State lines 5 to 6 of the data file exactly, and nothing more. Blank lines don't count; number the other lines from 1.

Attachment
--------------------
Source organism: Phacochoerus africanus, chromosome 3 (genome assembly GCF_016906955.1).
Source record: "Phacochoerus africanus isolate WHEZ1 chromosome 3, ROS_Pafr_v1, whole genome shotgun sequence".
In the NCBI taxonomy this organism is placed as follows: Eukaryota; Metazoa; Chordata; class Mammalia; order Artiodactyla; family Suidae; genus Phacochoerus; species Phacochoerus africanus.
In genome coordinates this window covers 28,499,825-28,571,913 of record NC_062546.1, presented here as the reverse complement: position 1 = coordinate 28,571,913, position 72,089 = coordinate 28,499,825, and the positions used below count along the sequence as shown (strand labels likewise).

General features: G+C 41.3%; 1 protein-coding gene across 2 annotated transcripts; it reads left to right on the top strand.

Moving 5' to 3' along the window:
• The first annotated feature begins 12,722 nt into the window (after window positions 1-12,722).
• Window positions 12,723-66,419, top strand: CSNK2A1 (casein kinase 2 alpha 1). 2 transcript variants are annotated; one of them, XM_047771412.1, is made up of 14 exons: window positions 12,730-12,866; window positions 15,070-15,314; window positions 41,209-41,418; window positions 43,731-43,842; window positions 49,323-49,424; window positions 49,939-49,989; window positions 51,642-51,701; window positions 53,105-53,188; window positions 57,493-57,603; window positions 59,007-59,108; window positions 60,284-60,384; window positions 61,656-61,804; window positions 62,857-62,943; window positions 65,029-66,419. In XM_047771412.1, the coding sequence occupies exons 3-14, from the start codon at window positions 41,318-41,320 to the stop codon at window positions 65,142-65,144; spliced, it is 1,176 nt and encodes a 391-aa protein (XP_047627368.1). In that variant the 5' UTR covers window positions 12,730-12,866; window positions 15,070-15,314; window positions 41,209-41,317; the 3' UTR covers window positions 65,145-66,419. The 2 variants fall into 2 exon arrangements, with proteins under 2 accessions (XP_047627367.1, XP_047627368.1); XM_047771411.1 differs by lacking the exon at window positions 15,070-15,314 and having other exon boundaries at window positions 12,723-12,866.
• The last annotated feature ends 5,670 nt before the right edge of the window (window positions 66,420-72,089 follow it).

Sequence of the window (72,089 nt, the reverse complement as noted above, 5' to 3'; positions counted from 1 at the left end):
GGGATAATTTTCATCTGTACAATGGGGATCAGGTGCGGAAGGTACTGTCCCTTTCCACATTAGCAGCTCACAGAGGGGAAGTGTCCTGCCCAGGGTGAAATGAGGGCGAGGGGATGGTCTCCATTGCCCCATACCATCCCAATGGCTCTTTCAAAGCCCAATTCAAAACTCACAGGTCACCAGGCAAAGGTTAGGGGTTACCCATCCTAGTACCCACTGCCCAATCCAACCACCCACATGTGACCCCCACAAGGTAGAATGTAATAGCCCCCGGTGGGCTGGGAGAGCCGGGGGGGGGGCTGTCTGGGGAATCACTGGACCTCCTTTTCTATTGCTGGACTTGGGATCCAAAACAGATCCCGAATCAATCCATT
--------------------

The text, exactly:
General features: G+C 41.3%; 1 protein-coding gene across 2 annotated transcripts; it reads left to right on the top strand.

Moving 5' to 3' along the window: